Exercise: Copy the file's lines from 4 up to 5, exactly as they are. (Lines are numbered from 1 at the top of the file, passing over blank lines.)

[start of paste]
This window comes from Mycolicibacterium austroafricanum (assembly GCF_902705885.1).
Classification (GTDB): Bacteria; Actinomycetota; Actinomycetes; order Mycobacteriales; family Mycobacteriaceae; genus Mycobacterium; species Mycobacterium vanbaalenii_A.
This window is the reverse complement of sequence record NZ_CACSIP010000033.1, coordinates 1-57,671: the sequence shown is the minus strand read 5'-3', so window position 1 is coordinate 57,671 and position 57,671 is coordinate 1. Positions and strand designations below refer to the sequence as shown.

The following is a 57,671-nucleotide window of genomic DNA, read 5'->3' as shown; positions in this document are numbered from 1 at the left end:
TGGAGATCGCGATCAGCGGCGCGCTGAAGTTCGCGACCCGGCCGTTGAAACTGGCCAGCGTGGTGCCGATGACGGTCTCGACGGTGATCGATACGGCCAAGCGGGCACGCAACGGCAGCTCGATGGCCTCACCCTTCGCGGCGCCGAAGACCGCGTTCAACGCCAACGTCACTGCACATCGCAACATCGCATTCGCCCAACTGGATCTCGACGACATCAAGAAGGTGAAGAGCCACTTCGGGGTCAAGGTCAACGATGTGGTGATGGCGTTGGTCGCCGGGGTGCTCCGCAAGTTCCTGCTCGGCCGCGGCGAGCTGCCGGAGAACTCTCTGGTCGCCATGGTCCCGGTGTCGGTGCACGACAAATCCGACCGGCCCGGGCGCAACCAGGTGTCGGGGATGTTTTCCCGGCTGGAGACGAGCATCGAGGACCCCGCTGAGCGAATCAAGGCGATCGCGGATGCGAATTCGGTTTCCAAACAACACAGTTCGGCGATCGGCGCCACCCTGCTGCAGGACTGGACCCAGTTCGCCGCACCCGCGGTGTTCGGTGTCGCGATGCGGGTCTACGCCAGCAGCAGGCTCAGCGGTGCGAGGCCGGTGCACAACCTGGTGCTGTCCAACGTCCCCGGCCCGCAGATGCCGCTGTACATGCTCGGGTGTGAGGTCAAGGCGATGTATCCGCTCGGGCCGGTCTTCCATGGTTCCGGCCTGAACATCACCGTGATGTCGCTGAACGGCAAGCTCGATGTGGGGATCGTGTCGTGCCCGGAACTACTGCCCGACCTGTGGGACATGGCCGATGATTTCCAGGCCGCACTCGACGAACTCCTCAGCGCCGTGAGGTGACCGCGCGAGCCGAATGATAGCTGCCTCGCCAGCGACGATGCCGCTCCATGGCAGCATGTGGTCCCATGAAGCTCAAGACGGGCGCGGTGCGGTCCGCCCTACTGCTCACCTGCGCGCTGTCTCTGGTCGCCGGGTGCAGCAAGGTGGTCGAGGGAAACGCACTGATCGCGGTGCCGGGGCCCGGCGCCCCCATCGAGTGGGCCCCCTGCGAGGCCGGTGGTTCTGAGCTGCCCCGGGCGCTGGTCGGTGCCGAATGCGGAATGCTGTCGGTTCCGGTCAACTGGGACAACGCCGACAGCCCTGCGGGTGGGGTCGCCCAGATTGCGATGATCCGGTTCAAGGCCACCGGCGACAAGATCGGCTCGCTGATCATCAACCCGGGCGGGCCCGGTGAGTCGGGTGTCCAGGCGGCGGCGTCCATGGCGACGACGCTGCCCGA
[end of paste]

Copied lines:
The following is a 57,671-nucleotide window of genomic DNA, read 5'->3' as shown; positions in this document are numbered from 1 at the left end:
TGGAGATCGCGATCAGCGGCGCGCTGAAGTTCGCGACCCGGCCGTTGAAACTGGCCAGCGTGGTGCCGATGACGGTCTCGACGGTGATCGATACGGCCAAGCGGGCACGCAACGGCAGCTCGATGGCCTCACCCTTCGCGGCGCCGAAGACCGCGTTCAACGCCAACGTCACTGCACATCGCAACATCGCATTCGCCCAACTGGATCTCGACGACATCAAGAAGGTGAAGAGCCACTTCGGGGTCAAGGTCAACGATGTGGTGATGGCGTTGGTCGCCGGGGTGCTCCGCAAGTTCCTGCTCGGCCGCGGCGAGCTGCCGGAGAACTCTCTGGTCGCCATGGTCCCGGTGTCGGTGCACGACAAATCCGACCGGCCCGGGCGCAACCAGGTGTCGGGGATGTTTTCCCGGCTGGAGACGAGCATCGAGGACCCCGCTGAGCGAATCAAGGCGATCGCGGATGCGAATTCGGTTTCCAAACAACACAGTTCGGCGATCGGCGCCACCCTGCTGCAGGACTGGACCCAGTTCGCCGCACCCGCGGTGTTCGGTGTCGCGATGCGGGTCTACGCCAGCAGCAGGCTCAGCGGTGCGAGGCCGGTGCACAACCTGGTGCTGTCCAACGTCCCCGGCCCGCAGATGCCGCTGTACATGCTCGGGTGTGAGGTCAAGGCGATGTATCCGCTCGGGCCGGTCTTCCATGGTTCCGGCCTGAACATCACCGTGATGTCGCTGAACGGCAAGCTCGATGTGGGGATCGTGTCGTGCCCGGAACTACTGCCCGACCTGTGGGACATGGCCGATGATTTCCAGGCCGCACTCGACGAACTCCTCAGCGCCGTGAGGTGACCGCGCGAGCCGAATGATAGCTGCCTCGCCAGCGACGATGCCGCTCCATGGCAGCATGTGGTCCCATGAAGCTCAAGACGGGCGCGGTGCGGTCCGCCCTACTGCTCACCTGCGCGCTGTCTCTGGTCGCCGGGTGCAGCAAGGTGGTCGAGGGAAACGCACTGATCGCGGTGCCGGGGCCCGGCGCCCCCATCGAGTGGGCCCCCTGCGAGGCCGGTGGTTCTGAGCTGCCCCGGGCGCTGGTCGGTGCCGAATGCGGAATGCTGTCGGTTCCGGTCAACTGGGACAACGCCGACAGCCCTGCGGGTGGGGTCGCCCAGATTGCGATGATCCGGTTCAAGGCCACCGGCGACAAGATCGGCTCGCTGATCATCAACCCGGGCGGGCCCGGTGAGTCGGGTGTCCAGGCGGCGGCGTCCATGGCGACGACGCTGCCCGA